William Theodore Walton

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La Mesa, California
Birth Sign
La Mesa, California

William Theodore “Bill” Walton III is regarded as one of the greatest basketball players in American history. He was a tall man who stood almost 7 feet tall and was a National Basketball Association (NBA) legend as the league’s Most Valuable Player. When he was a member of John Wooden’s varsity squad, the UCLA Bruins, he generated awe and admiration among his peers and coaches. He was the most successful player on his college team and received the James E. Sullivan Award for the finest amateur athlete in the United States; some sports historians consider him to be the best player to ever play the game at the collegiate level. He began playing for the Portland Trail Blazers after college, joining them at a time when they were having a very terrible run. The gifted young guy got off to a fast start, averaging 16.0 points per game over his first seven games. Unfortunately, from the start of his career, he was plagued by ailments. He once injured his foot, which triggered a series of foot and ankle problems that jeopardized his career, forcing him to quit prematurely. He went on to become a prominent, if sometimes controversial, NBA analyst after retiring.

Childhood and Adolescence

He was born in California to Gloria Anne and William Theodore Walton. When he was in fourth grade, he began playing basketball. Gordon Nash, who coached him at Helix High School, was his coach. He was a key member of his team’s two victories in the California Interscholastic Federation High School championships. In 1970, he enrolled at the University of California, Los Angeles (UCLA), and from 1971 to 1974, he was a member of John Wooden’s varsity basketball team.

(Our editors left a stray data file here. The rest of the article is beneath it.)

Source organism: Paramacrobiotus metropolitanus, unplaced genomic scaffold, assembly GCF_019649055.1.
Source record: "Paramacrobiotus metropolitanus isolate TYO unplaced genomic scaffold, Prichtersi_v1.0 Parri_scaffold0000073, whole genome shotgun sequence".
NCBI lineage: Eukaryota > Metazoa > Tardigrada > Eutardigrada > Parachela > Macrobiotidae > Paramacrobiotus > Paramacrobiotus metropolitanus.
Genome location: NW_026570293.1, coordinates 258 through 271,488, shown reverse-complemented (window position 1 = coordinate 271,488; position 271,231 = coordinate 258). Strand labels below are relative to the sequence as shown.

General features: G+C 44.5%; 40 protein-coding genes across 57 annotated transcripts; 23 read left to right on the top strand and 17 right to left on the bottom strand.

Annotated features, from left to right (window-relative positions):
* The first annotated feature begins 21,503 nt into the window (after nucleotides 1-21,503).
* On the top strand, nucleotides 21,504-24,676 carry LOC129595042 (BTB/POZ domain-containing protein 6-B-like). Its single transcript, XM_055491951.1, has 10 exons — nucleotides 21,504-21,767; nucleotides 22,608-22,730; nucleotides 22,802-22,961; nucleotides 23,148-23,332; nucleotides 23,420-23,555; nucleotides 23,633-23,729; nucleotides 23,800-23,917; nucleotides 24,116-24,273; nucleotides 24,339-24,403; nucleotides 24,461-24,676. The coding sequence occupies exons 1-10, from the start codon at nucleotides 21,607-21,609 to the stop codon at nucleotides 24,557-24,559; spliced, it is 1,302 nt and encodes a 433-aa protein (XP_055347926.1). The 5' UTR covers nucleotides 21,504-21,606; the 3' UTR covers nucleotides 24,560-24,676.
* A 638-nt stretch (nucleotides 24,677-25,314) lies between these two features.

He established himself as the team’s backbone and guided them to multiple victories. He guided the UCLA basketball team to a 30-0 record in 1971-72, with an average margin of victory of more than 30 points. In 1972 and 1973, the team won the national championship. His team won 88 games in a row before losing to the University of Notre Dame in the 1973-74 season. In 1974, he received his bachelor’s degree from UCLA.

Career of William

Following his graduation, he was signed by the San Diego Conquistadors of the American Basketball Association. The Portland Trail Blazers selected him as the first overall pick in the 1974 NBA Draft. The Portland Trail Blazers were going through a difficult patch, and Walton was their only hope. He did not disappoint, posting 16.0 points per game and 19.0 rebounds per game in his first seven outings as a rookie. His career, however, was soon derailed by injuries. As a rookie, he was limited to 35 games. Despite the fact that he helped his club win 11 more games in 1974-75 than the previous year, he was unable to fully realize his potential.